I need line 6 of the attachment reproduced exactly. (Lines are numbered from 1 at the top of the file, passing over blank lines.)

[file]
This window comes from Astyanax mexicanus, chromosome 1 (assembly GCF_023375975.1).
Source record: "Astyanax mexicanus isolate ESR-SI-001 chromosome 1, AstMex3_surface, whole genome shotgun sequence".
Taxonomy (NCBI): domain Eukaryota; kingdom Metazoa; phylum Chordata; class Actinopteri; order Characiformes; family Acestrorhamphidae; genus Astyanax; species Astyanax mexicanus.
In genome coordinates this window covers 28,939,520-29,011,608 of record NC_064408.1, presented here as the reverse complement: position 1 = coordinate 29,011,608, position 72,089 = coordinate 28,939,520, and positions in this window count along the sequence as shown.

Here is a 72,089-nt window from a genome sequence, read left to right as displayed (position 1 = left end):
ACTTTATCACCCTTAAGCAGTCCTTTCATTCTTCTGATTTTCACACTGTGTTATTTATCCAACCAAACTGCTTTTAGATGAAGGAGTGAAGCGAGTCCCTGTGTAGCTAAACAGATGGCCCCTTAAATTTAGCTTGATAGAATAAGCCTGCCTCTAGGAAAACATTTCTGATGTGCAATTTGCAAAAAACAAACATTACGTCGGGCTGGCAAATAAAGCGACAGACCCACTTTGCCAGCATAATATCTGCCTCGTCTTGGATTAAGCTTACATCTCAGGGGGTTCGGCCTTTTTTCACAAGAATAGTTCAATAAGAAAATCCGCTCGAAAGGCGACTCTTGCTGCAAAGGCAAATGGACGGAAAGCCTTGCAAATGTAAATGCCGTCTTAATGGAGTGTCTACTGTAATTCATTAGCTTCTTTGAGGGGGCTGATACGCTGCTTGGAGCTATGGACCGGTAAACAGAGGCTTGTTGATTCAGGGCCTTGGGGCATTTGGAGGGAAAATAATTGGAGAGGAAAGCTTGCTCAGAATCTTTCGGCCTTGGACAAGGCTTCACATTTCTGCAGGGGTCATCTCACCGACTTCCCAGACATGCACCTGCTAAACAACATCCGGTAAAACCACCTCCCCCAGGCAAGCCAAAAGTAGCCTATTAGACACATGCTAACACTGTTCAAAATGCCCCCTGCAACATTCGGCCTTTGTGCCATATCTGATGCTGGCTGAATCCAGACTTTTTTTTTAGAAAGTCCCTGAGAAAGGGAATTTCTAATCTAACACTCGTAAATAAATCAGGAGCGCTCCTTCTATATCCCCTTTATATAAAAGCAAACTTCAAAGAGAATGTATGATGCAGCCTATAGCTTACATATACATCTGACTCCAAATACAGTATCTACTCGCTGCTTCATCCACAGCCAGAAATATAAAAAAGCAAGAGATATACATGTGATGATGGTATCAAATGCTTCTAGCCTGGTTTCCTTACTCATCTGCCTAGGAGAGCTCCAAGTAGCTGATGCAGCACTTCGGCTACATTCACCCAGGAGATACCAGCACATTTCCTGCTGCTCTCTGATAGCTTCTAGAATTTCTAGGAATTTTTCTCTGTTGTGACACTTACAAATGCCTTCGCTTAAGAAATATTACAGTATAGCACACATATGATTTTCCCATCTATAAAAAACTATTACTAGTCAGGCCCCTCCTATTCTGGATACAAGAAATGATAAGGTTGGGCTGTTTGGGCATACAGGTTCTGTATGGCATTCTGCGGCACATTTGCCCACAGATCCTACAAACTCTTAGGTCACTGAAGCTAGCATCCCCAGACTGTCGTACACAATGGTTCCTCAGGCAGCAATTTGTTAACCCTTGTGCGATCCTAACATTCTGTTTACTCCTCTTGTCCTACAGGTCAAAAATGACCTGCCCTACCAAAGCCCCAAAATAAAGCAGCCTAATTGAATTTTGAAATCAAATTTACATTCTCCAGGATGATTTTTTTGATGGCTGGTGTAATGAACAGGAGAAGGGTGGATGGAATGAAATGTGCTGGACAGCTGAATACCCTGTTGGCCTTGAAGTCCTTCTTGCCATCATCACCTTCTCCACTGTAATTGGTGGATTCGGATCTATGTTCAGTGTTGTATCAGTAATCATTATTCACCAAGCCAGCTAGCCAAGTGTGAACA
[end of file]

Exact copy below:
ACTTTATCACCCTTAAGCAGTCCTTTCATTCTTCTGATTTTCACACTGTGTTATTTATCCAACCAAACTGCTTTTAGATGAAGGAGTGAAGCGAGTCCCTGTGTAGCTAAACAGATGGCCCCTTAAATTTAGCTTGATAGAATAAGCCTGCCTCTAGGAAAACATTTCTGATGTGCAATTTGCAAAAAACAAACATTACGTCGGGCTGGCAAATAAAGCGACAGACCCACTTTGCCAGCATAATATCTGCCTCGTCTTGGATTAAGCTTACATCTCAGGGGGTTCGGCCTTTTTTCACAAGAATAGTTCAATAAGAAAATCCGCTCGAAAGGCGACTCTTGCTGCAAAGGCAAATGGACGGAAAGCCTTGCAAATGTAAATGCCGTCTTAATGGAGTGTCTACTGTAATTCATTAGCTTCTTTGAGGGGGCTGATACGCTGCTTGGAGCTATGGACCGGTAAACAGAGGCTTGTTGATTCAGGGCCTTGGGGCATTTGGAGGGAAAATAATTGGAGAGGAAAGCTTGCTCAGAATCTTTCGGCCTTGGACAAGGCTTCACATTTCTGCAGGGGTCATCTCACCGACTTCCCAGACATGCACCTGCTAAACAACATCCGGTAAAACCACCTCCCCCAGGCAAGCCAAAAGTAGCCTATTAGACACATGCTAACACTGTTCAAAATGCCCCCTGCAACATTCGGCCTTTGTGCCATATCTGATGCTGGCTGAATCCAGACTTTTTTTTTAGAAAGTCCCTGAGAAAGGGAATTTCTAATCTAACACTCGTAAATAAATCAGGAGCGCTCCTTCTATATCCCCTTTATATAAAAGCAAACTTCAAAGAGAATGTATGATGCAGCCTATAGCTTACATATACATCTGACTCCAAATACAGTATCTACTCGCTGCTTCATCCACAGCCAGAAATATAAAAAAGCAAGAGATATACATGTGATGATGGTATCAAATGCTTCTAGCCTGGTTTCCTTACTCATCTGCCTAGGAGAGCTCCAAGTAGCTGATGCAGCACTTCGGCTACATTCACCCAGGAGATACCAGCACATTTCCTGCTGCTCTCTGATAGCTTCTAGAATTTCTAGGAATTTTTCTCTGTTGTGACACTTACAAATGCCTTCGCTTAAGAAATATTACAGTATAGCACACATATGATTTTCCCATCTATAAAAAACTATTACTAGTCAGGCCCCTCCTATTCTGGATACAAGAAATGATAAGGTTGGGCTGTTTGGGCATACAGGTTCTGTATGGCATTCTGCGGCACATTTGCCCACAGATCCTACAAACTCTTAGGTCACTGAAGCTAGCATCCCCAGACTGTCGTACACAATGGTTCCTCAGGCAGCAATTTGTTAACCCTTGTGCGATCCTAACATTCTGTTTACTCCTCTTGTCCTACAGGTCAAAAATGACCTGCCCTACCAAAGCCCCAAAATAAAGCAGCCTAATTGAATTTTGAAATCAAATTTACATTCTCCAGGATGATTTTTTTGATGGCTGGTGTAATGAACAGGAGAAGGGTGGATGGAATGAAATGTGCTGGACAGCTGAATACCCTGTTGGCCTTGAAGTCCTTCTTGCCATCATCACCTTCTCCACTGTAATTGGTGGATTCGGATCTATGTTCAGTGTTGTATCAGTAATCATTATTCACCAAGCCAGCTAGCCAAGTGTGAACA